The Occupation in Figures
Nagorno-Karabakh: 1988-1992, territory 4400 km2; Shusha: may 08, 1992, territory 289 km2; Lachin: may 18, 1992, territory 1840 km2; Kalbajar: april 2, 1993, territory 3054 km2; Aghdam: july 23, 1993, territory 1150 km2; Fizuli: august 23, 1993, territory 1390 km2; Jabrayil: august 23, 1993, territory 1050 km2; Gubadli: august 31, 1993, territory 802 km2; Zangilan: october 29, 1993, territory 707 km2.

Turkey can play positive role in Karabakh conflict’s resolution

Turkey can play positive role in Karabakh conflict’s resolution



Turkey can play a positive role in the settlement of the Armenia-Azerbaijan Nagorno-Karabakh conflict, TASS agency reported Oct. 14 citing Russia’s Foreign Minister Sergey Lavrov.

“The fact that Turkey can play a positive role by ensuring Nagorno-Karabakh conflict’s settlement, ensuring normal economic cooperation in the region, is such an important factor that we always consider it,” Lavrov told reporters.

“Our sense is that the progress in the Nagorno-Karabakh conflict’s settlement will be the key to Armenia-Turkey relations’ normalization,” he added.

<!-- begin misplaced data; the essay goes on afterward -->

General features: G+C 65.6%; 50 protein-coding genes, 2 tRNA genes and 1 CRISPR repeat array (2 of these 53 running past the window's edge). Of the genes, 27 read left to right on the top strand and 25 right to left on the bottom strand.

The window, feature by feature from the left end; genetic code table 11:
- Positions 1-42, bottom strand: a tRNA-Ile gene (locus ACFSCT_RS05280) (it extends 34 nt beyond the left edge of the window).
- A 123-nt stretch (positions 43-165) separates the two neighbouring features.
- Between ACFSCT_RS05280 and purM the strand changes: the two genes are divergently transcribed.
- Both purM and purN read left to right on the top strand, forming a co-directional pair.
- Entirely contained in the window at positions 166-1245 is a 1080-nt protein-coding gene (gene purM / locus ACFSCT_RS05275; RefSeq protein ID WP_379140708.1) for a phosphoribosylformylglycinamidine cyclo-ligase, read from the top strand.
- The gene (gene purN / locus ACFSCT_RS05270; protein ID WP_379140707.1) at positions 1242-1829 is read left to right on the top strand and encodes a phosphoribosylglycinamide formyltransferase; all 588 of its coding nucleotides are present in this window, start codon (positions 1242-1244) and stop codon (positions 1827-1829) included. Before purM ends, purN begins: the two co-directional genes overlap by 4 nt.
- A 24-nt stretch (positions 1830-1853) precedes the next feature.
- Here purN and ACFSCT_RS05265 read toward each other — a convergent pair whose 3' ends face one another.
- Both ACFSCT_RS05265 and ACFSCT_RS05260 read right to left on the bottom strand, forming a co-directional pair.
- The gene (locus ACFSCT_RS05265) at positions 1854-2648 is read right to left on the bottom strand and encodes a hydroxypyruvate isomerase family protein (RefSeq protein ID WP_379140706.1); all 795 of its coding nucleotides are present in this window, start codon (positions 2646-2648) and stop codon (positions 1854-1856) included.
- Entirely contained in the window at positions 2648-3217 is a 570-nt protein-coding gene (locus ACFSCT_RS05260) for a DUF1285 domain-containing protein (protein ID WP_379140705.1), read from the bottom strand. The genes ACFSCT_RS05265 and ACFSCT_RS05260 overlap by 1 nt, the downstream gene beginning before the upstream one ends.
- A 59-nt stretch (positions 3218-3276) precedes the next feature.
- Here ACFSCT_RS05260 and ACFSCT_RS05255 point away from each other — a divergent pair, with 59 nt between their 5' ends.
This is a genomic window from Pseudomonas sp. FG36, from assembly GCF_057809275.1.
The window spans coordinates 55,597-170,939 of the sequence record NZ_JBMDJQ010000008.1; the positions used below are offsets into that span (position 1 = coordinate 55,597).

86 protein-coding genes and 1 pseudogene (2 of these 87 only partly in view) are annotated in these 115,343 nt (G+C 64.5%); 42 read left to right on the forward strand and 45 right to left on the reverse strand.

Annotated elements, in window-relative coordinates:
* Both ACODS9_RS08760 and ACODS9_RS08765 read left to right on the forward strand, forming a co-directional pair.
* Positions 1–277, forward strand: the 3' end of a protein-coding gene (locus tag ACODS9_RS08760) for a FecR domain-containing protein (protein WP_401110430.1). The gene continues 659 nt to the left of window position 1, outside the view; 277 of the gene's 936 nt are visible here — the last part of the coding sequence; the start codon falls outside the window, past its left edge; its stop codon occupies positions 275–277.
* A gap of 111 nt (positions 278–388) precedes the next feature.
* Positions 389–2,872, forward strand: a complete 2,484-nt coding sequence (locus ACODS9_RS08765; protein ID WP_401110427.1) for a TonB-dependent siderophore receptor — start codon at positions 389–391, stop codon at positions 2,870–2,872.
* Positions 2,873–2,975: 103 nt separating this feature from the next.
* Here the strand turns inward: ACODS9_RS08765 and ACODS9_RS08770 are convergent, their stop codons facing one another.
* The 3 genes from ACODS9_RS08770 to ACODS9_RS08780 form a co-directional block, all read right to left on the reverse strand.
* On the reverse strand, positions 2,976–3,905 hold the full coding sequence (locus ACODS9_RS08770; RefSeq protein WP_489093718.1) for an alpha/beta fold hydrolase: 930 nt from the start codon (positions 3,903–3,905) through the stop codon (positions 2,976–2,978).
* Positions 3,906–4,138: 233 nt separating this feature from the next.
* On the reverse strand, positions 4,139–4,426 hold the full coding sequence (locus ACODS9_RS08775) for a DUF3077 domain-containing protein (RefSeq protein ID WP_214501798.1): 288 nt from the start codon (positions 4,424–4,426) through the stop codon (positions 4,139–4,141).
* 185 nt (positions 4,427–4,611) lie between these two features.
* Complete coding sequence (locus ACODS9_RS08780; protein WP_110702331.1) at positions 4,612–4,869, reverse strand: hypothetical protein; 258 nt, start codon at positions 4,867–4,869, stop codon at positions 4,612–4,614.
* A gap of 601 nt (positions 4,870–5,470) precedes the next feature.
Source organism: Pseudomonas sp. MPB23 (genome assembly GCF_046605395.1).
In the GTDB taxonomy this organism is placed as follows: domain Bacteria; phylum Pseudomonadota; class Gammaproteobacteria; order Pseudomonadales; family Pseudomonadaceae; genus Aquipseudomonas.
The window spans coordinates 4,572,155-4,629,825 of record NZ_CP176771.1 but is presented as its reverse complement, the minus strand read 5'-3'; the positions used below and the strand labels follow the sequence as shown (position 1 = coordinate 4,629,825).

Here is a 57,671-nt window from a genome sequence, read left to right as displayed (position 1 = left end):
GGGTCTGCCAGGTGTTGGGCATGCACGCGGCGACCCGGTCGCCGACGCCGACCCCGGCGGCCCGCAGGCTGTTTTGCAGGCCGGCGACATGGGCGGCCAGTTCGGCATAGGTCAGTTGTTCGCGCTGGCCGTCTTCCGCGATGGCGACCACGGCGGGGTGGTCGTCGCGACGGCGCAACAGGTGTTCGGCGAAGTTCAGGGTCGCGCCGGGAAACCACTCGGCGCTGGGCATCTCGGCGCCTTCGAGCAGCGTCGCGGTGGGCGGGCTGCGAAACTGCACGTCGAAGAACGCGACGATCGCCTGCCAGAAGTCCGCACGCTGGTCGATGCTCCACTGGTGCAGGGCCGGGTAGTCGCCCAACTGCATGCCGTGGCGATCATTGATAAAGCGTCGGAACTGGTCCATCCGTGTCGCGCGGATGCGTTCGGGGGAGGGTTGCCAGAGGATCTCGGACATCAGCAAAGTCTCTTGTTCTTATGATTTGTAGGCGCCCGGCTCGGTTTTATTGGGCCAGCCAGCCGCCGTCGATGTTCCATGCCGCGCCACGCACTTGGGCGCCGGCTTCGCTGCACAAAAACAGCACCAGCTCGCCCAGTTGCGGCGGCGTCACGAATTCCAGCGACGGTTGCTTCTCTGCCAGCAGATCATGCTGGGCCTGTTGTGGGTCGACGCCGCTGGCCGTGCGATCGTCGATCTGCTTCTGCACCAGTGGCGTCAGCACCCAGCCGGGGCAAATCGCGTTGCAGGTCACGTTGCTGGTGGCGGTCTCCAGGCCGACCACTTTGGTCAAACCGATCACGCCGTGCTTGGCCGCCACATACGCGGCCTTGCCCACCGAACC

Earlier, Turkey’s Foreign Minister Mevlut Cavusoglu said during his speech at the Parliamentary Assembly of the Council of Europe (PACE) that the OSCE Minsk Group should intensify its efforts to resolve the Nagorno-Karabakh conflict.

The conflict between the two South Caucasus countries began in 1988 when Armenia made territorial claims against Azerbaijan. As a result of the ensuing war, in 1992 Armenian armed forces occupied 20 percent of Azerbaijan, including the Nagorno-Karabakh region and seven surrounding districts. The 1994 ceasefire agreement was followed by peace negotiations.

Armenia has not yet implemented four UN Security Council resolutions on withdrawal of its armed forces from the Nagorno-Karabakh and the surrounding districts.